Reply
  • geoiv
    domih said:
    In other words, CPU and motherboard manufacturers want to be able to use XMP and EXPO as marketing tools while denying the customer support of these functions as soon as they become a $$$ problem (e.g. CPU and/or motherboard destroyed.)

    French have an expression for that: "They want the butter, the price of the butter and the ass of the farmer's wife".

    The conclusion for end users is simple: (1) do NOT use XMP or EXPO. (2) Protest against the practice as it is now borderline false advertising.
    Yeah, I had a thread going on LTT forum about that. I really wish reviewers would first test CPUs/RAM at JEDEC, before they show off their potential overclocking capabilities.
    Reply
  • Venivik
    My ROG Strix X670E-A motherboard says 6400mhz ram speed right on the box.

    I don't give a damn what they say, if I can't run my Ram as advertised and the board blows up.. they're going to replace the board or I'm going to file a lawsuit regardless.

    This is no different than companies continuing to use don't tamper stickers even though they are completely illegal to be used as a reason to deny somebody warranty coverage.

    Do motherboards advertise overclocked CPU speeds? Nope. They're going to have to stop advertising Expo speeds before denying warranties.

    Don't be scared of Corporations, never forget you're the hand that feeds.
    Reply
  • I agree with all of the above.

    I built mine last week with parts ordered from Newegg... and did nothing but turn EXPO on. 3 days later both cpu and mobo blew up. Within 24 hours the news had broke that it was a widespread problem.

    I ordered the exact same parts from Amazon for next day delivery... and computer was back up and running. Then I did an RMA with Newegg citing the news of exploding parts and they sent me a new cpu and mobo that I just received yesterday and then returned to Amazon.

    $1000 in limbo for a week but it was better than having no PC for a week. The whole thing is laughable because AMD uses EXPO in their advertising and you better believe I am going to use it.

    I don't much care about OCing the CPU but I want the advertised ram speed. Newegg made the RMA easy... and I'm glad I didn't have to go through AMD or MSI.
    Reply
  • DookieDraws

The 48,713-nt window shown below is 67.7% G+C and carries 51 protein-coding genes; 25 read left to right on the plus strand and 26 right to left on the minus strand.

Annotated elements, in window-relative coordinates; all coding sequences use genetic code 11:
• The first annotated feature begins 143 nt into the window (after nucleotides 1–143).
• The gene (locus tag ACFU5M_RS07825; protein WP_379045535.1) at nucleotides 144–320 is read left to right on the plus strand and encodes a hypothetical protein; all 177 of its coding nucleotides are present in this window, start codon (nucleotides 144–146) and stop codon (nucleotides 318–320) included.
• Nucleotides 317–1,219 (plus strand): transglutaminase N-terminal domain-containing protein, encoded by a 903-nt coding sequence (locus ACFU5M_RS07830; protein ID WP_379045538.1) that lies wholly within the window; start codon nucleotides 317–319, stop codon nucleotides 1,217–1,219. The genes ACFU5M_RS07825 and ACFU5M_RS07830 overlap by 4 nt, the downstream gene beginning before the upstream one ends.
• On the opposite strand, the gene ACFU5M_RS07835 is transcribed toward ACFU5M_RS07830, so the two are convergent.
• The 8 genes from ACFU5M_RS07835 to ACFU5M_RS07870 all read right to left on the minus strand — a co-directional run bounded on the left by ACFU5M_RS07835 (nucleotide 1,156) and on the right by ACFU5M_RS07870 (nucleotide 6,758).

Sergei Tachenov said:
    I've been discussing this message on Reddit recently, and we've noticed in the discussion that nowhere it says anything about warranty. It's more along the lines of "not guaranteed to work" rather than "may void warranty". And there's a huge difference. One thing is being denied RMA if if EXPO simply doesn't work, another thing is being denied RMA if your CPU blows up because you've turned EXPO on.
    Mine didn't at first, but it CLEARLY does now after updating the BIOS. I have the ASUS ROG Strix B650E-F Gaming WiFi motherboard, running BIOS 1409, which was posted April 21. As of today, the latest stable BIOS is 1414. There are some Beta BIOS', but I won't touch a beta BIOS. And I like to wait a bit before updating.


    Just built this AM5 PC in mid January. After reading that AMD had confirmed that DDR5-6000 will be the "sweet spot" for Ryzen 7000 CPUs, that's exactly what I purchased. Even went on AMD's forums and discussed this BEFORE buying my RAM.

    Although I've never done it myself, but plan to do so, I was always under the impression that undervolting was safe.
    Reply
  • hotaru.hino
    A thing that annoyed me is AMD kept touting PBO as a nifty feature and whatnot... even though anything that happens to the processor while PBO is in use is not covered under warranty. If this were Intel, there would've been torches and pitchforks, but for some reason I never really saw this with AMD.

    Yes of course you could say "but how does AMD know I used PBO?" It doesn't matter. The fact the company is proudly advertising a feature that isn't supported if poop hits the fan is a problem.
    Reply
  • bigdragon
    EXPO and XMP are huge selling features for motherboards and RAM. All of the RAM I've bought in at least the past 10 years has required the use of EXPO/XMP profiles to get the advertised performance. The process of using those profiles is just a selection menu. There's no guesswork. No trial and error. No memtest or stress testing. Motherboard and RAM vendors advertise EXPO/XMP in lists that confer an understanding of tested compatibility.

    I don't agree with what Asus is doing here. If Asus boards are causing physical damage to AMD CPUs, then the motherboard is supporting something it clearly doesn't actually support! This is a flaw with the product and its marketing. The same is true for any other motherboard vendor advertising capabilities their boards cannot safely support. We're not talking about manual memory timings and voltages common to overclocking -- we're talking profiles and QVL publications! I'll concede that damage could happen with manual overclocking, but profiles that are supposedly tested should be select and forget.
    Reply